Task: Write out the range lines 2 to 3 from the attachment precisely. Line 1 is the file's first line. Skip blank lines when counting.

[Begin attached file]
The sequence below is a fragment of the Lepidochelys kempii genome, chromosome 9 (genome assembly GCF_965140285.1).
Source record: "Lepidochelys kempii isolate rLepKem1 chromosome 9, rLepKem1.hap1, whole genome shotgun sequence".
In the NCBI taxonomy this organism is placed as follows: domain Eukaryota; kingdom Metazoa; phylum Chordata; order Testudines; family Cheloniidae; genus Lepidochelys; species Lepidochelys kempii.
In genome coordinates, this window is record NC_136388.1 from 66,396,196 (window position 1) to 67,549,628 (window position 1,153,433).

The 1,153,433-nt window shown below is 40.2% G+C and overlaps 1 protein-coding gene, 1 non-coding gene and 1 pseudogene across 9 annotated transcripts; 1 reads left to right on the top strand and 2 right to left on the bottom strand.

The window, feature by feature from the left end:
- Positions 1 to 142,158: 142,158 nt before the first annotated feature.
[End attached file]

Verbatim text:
Source record: "Lepidochelys kempii isolate rLepKem1 chromosome 9, rLepKem1.hap1, whole genome shotgun sequence".
In the NCBI taxonomy this organism is placed as follows: domain Eukaryota; kingdom Metazoa; phylum Chordata; order Testudines; family Cheloniidae; genus Lepidochelys; species Lepidochelys kempii.